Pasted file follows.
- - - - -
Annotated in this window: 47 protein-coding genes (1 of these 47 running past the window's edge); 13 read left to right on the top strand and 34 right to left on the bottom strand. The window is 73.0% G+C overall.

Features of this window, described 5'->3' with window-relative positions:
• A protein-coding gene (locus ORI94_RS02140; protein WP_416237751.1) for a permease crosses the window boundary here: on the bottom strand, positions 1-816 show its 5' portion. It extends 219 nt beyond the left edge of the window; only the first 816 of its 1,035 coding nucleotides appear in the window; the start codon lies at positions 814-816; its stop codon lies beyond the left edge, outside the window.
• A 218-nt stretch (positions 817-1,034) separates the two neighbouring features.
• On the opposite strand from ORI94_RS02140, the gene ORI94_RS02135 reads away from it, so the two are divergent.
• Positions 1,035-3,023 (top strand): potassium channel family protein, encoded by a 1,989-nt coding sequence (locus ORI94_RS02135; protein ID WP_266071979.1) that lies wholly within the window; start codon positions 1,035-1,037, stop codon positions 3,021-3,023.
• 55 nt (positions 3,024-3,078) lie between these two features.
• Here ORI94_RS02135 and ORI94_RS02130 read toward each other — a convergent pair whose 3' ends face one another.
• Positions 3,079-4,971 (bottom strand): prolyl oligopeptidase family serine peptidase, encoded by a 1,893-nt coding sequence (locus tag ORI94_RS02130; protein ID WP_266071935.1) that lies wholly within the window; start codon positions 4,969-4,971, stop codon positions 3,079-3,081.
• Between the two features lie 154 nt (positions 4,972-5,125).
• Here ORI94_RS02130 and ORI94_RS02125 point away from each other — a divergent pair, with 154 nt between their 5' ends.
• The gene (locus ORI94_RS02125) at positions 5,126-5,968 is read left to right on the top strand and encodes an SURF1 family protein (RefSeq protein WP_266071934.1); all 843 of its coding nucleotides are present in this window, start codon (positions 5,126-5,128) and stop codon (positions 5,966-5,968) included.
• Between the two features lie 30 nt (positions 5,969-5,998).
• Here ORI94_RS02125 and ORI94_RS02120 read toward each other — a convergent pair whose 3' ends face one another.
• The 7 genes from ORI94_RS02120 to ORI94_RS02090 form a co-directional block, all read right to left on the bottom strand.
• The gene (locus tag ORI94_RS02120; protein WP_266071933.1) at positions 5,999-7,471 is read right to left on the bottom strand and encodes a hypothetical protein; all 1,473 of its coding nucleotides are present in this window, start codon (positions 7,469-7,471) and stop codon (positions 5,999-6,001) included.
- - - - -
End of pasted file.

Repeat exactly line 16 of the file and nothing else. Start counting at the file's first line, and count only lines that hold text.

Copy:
• The gene (locus tag ORI94_RS02120; protein WP_266071933.1) at positions 5,999-7,471 is read right to left on the bottom strand and encodes a hypothetical protein; all 1,473 of its coding nucleotides are present in this window, start codon (positions 7,469-7,471) and stop codon (positions 5,999-6,001) included.